There may be more differences, but I haven't found them yet. Cheers!

    2 years ago | 1 comment
  • DaWrecked1
    5 answers
    3 votes received
    1 vote

    I've noticed a HUGE difference between the 2 for the 1st time today. Some Native Instruments synths come with their own FX versions. For example Absynth will also install a "Absynth FX" version. Essentially allowing you to use That synths effects on any other sound sent threw it. Today I tried loading Absynth FX vst into a empty Ableton midi track. Wouldn't work. Ableton WILL NOT accept the vst version of any of NI's "synth effects"......but The AU versions of the exact same type will load up with absolutely with zero problems. I've been producing for afew years and just noticed this. I've never really used NI's "synth effects" bc I have a slew of 3rd party dedicated fx. Today I was tinkering around and thought I'd explore with "Absynth FX" just out of curiousity. To my surprise Live said it wasn't compatible.

    ***My bad.  I figured out what the problem was.  To save time looking through all my plugins i created a "Custom VST Folder" and within it created 2 separate folders for "instruments" and "Audio Effects".  I moved all the VST's installed on my Mac into the 2 folders that suited them. Absynth went into "Instruments" and AbsynthFX went into the "Audio Effects" folder. Problem is you can't separate the Native Instruments "instrument" vst's from their "fx" variants.  Meaning Absynth (the instrument) and AbsynthFX (the effect version) have to be place in the same folder for the FX version to work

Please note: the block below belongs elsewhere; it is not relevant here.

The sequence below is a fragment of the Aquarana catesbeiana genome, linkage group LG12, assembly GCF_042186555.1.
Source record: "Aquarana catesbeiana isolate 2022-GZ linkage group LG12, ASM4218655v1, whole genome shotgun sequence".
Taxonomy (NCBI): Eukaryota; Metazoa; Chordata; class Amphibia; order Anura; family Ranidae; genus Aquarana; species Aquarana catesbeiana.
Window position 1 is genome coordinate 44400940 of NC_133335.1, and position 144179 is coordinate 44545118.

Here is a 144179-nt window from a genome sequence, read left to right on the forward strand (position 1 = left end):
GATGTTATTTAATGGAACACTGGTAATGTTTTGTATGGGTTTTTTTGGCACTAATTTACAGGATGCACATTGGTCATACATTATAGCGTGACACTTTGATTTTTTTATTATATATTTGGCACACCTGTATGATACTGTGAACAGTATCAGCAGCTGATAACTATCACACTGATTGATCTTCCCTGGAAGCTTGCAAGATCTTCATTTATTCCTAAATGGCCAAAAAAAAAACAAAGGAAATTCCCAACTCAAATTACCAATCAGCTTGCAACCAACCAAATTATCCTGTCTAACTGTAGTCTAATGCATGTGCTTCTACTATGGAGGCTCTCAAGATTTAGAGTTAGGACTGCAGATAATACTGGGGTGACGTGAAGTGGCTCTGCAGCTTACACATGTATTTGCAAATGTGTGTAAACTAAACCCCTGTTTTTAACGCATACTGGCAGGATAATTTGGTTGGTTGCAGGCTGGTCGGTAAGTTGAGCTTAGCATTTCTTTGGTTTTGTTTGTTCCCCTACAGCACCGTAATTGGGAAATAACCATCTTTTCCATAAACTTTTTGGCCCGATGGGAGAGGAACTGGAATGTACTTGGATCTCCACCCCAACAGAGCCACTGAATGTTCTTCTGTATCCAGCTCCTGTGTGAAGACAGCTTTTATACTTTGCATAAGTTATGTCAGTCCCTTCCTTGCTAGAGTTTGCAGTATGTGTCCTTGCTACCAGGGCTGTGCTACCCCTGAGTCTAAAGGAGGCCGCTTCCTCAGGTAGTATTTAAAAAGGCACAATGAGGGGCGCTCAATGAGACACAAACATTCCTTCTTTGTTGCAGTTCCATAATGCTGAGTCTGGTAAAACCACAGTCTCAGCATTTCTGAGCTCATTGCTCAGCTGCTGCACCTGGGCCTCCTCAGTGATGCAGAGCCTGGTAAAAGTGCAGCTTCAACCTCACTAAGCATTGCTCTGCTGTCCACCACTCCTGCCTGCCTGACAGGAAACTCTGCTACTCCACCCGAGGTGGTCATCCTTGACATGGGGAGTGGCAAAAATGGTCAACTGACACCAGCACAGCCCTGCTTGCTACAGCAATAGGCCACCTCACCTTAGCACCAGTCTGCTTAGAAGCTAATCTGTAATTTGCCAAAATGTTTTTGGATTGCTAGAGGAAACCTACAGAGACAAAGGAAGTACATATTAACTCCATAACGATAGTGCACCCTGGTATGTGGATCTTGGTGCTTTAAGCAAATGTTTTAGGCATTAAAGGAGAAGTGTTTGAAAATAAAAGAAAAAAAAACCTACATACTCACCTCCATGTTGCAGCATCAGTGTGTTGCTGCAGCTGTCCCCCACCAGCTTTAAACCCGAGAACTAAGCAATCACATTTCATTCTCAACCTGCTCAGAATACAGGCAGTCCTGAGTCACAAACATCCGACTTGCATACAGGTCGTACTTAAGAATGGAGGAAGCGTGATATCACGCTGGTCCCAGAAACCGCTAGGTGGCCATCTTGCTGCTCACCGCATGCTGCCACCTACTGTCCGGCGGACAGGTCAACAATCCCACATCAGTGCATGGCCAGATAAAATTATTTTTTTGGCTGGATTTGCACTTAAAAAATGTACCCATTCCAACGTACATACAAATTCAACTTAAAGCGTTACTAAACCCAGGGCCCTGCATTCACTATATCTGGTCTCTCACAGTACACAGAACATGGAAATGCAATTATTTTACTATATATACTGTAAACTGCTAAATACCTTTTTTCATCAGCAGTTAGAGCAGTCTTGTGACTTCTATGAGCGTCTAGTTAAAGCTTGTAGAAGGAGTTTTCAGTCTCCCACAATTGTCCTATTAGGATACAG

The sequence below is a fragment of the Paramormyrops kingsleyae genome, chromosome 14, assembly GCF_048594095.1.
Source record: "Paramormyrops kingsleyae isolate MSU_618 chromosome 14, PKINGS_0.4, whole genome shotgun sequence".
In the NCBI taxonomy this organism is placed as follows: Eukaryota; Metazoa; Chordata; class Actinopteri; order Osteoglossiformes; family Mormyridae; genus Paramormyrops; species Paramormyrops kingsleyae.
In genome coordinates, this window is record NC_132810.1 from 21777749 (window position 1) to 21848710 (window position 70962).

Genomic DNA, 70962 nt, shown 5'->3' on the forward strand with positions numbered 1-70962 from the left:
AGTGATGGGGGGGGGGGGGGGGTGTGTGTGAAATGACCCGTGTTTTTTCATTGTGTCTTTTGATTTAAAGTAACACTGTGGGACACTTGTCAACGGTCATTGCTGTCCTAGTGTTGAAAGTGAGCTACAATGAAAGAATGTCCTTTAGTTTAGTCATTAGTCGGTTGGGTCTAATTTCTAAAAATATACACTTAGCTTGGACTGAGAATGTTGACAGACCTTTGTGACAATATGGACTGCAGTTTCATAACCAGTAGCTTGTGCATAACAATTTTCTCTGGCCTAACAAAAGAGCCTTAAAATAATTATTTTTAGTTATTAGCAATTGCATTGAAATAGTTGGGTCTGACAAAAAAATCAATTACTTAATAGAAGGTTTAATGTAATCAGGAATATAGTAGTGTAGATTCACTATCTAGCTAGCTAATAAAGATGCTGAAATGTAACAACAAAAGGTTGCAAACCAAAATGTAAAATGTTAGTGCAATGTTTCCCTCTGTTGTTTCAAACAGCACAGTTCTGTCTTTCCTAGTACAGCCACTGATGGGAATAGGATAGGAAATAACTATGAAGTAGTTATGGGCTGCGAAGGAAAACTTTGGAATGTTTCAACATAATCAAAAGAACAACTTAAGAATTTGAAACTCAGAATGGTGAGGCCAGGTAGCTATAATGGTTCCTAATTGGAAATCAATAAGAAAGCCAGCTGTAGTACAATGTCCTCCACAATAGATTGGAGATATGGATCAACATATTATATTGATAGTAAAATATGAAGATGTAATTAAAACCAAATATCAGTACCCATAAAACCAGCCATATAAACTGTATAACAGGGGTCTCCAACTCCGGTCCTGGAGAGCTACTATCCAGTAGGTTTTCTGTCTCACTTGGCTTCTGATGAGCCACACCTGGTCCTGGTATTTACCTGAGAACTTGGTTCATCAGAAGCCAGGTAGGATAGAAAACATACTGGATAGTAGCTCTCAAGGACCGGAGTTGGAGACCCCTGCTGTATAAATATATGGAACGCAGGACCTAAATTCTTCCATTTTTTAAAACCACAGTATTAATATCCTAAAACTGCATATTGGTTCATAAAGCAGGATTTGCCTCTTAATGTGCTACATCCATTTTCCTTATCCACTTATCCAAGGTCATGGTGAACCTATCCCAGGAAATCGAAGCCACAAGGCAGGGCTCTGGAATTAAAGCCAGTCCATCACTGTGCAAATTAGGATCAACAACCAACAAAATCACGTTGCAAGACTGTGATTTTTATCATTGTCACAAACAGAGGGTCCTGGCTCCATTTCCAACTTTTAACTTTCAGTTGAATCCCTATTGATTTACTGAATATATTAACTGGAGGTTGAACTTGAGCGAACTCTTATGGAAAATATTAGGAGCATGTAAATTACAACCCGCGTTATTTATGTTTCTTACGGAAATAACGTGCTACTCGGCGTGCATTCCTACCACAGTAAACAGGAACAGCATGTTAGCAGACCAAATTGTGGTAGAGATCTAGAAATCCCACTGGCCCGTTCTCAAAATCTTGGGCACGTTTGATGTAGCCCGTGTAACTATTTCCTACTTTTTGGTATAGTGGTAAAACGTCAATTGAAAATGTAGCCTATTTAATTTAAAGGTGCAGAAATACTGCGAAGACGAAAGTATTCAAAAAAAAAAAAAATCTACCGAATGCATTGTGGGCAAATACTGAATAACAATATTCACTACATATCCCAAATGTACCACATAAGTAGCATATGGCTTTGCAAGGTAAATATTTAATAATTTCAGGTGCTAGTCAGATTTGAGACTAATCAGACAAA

If you want to sort your VST's on Mac be sure to use aliases.  Create aliases for all you plugins and then move those into your custom sorted vst folder.  You can sort and move things as you like into different folders with no problems.  Ableton will show the file structure of the aliases in your custom VST folder that you created.  It works because the aliases themselves will reference the actual VST's (not aliases) that are all stored in the original VST folder upon installation.  Every now and then you may have to delete and recreate an alias if you install a major update for a VST....but it's a quick and easy thing.  I typically just recreate a alias after I update a plugin.  Only takes afew seconds.

    2 years ago | 0 comments
  • unkewl
    1 answer
    1 vote received
    1 vote

    The AU version of Kontakt as multi-out is MUCH easier to route than the VST counterpart.

    2 years ago | 0 comments
  • Blip
    2 answers
    2 votes received
    1 vote

    Related to your question:

    I search for AU only because it makes finding Mac plug-ins easier. Most Mac plug-ins have a PC version, but the reverse is not true, so if you search for VSTs you might end up getting the PC version.

    2 years ago | 0 comments
  • Vladimir Naumov
    7 answers
    13 votes received
    0 votes

    I'm on Mac. Do I have to install both AU and VST versions of the same plugin or this is a waste of disk space? In which scenario I should have both?

    2 years ago | 0 comments
  • Near Earth Object
    820 answers
    826 votes received
    -1 votes

    Don't think it makes a difference. VST is a universal system that was invented by Steinberg. It has been used for PC systems since many years. AU is Audio Unit, and is used by Mac computers.
    Since Live runs on both Mac and PC, it can also use both types. So both should work exactly the same.

    5 years ago | 0 comments